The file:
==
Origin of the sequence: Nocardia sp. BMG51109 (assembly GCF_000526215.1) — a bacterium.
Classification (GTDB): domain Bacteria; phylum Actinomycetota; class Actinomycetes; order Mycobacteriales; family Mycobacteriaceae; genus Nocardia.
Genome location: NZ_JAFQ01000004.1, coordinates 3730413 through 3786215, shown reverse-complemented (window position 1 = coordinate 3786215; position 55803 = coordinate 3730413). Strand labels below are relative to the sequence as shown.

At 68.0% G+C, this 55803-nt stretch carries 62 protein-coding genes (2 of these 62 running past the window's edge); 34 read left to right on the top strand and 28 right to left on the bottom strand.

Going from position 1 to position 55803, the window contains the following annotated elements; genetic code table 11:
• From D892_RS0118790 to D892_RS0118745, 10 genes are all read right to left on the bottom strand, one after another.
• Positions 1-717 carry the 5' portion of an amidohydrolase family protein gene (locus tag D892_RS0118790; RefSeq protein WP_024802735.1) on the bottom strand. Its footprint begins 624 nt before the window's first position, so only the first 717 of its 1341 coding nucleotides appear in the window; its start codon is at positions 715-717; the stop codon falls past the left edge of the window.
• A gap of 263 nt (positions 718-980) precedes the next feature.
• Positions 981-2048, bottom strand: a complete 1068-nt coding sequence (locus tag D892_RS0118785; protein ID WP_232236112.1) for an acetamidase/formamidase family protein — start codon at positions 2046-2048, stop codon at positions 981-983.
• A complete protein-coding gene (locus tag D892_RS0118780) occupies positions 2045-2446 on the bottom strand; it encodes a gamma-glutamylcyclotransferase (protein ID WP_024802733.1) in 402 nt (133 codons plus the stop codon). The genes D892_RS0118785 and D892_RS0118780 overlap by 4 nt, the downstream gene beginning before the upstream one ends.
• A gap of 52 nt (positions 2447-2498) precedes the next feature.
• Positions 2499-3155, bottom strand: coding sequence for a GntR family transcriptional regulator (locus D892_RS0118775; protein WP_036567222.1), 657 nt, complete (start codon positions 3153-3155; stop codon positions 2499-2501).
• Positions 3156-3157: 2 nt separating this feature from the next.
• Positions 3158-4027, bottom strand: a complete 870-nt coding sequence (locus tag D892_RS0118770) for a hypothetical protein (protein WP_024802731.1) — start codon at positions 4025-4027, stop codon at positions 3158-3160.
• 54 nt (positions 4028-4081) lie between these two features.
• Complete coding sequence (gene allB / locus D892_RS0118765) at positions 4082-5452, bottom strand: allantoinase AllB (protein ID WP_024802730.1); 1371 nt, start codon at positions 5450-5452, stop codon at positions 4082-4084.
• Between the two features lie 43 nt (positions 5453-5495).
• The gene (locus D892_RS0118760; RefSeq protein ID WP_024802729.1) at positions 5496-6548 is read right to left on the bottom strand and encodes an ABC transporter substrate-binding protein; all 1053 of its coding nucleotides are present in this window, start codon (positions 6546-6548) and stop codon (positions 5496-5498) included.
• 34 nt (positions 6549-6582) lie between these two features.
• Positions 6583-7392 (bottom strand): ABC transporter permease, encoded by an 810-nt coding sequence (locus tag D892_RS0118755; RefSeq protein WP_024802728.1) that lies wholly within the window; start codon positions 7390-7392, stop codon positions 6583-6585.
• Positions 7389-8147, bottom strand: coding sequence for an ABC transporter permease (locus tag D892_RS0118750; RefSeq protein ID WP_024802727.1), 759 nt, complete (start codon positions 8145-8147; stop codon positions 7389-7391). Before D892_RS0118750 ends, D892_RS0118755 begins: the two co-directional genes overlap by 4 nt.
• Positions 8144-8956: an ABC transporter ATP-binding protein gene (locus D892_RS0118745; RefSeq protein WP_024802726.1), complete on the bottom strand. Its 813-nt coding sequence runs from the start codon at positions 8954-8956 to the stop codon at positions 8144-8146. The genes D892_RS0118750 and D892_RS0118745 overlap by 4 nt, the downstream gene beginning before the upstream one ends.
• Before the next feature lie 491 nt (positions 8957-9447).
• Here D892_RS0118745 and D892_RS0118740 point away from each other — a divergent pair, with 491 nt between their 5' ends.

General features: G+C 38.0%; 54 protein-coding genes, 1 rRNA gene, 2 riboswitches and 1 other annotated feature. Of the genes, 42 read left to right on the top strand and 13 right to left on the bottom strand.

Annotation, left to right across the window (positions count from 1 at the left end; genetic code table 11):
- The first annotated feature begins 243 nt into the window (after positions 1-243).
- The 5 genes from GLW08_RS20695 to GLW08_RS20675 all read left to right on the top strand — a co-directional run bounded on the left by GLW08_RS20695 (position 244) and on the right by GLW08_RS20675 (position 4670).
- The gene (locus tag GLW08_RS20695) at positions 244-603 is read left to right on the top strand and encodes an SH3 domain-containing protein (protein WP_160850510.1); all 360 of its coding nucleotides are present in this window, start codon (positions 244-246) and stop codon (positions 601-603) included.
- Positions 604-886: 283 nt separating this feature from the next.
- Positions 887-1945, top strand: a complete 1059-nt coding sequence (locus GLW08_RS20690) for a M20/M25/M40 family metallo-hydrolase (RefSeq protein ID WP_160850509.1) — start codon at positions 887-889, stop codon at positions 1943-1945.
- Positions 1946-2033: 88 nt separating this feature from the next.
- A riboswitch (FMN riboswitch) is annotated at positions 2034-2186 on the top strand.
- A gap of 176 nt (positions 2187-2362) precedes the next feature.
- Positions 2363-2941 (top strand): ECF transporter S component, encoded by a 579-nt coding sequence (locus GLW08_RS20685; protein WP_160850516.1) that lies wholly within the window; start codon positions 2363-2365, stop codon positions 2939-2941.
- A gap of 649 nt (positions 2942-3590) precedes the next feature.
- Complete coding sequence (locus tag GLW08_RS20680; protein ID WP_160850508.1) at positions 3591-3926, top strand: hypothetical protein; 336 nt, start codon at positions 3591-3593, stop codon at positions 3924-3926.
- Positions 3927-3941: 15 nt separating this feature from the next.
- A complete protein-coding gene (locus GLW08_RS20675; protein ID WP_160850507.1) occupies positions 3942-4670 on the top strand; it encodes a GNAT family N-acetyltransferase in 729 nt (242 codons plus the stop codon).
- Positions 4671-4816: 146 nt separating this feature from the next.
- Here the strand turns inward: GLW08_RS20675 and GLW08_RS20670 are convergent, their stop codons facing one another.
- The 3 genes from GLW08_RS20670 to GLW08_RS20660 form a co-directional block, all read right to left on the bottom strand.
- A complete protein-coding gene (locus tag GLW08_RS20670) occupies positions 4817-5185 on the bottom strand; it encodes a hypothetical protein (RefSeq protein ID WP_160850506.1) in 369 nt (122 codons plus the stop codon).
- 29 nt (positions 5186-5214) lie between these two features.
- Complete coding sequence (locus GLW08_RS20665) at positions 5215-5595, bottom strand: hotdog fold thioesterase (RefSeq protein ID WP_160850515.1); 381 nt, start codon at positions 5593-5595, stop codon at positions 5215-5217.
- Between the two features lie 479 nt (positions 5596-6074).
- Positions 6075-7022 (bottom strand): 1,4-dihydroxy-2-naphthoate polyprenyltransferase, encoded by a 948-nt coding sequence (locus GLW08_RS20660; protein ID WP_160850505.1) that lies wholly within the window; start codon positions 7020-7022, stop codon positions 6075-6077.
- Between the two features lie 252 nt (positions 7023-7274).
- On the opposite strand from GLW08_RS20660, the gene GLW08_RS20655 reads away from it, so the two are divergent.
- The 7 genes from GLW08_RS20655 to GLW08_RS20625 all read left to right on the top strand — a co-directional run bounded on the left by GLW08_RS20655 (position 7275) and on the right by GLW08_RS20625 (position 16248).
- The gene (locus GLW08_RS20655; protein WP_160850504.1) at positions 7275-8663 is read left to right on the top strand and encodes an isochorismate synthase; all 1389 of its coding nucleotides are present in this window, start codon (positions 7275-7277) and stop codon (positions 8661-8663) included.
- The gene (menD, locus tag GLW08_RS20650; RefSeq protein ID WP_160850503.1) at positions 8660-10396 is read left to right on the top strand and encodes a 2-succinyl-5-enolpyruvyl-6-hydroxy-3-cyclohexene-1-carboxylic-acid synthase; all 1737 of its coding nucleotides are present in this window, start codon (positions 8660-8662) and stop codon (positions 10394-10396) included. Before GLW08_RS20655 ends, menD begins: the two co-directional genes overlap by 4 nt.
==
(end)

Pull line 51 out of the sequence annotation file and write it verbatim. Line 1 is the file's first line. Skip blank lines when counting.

- The gene (locus GLW08_RS20655; protein WP_160850504.1) at positions 7275-8663 is read left to right on the top strand and encodes an isochorismate synthase; all 1389 of its coding nucleotides are present in this window, start codon (positions 7275-7277) and stop codon (positions 8661-8663) included.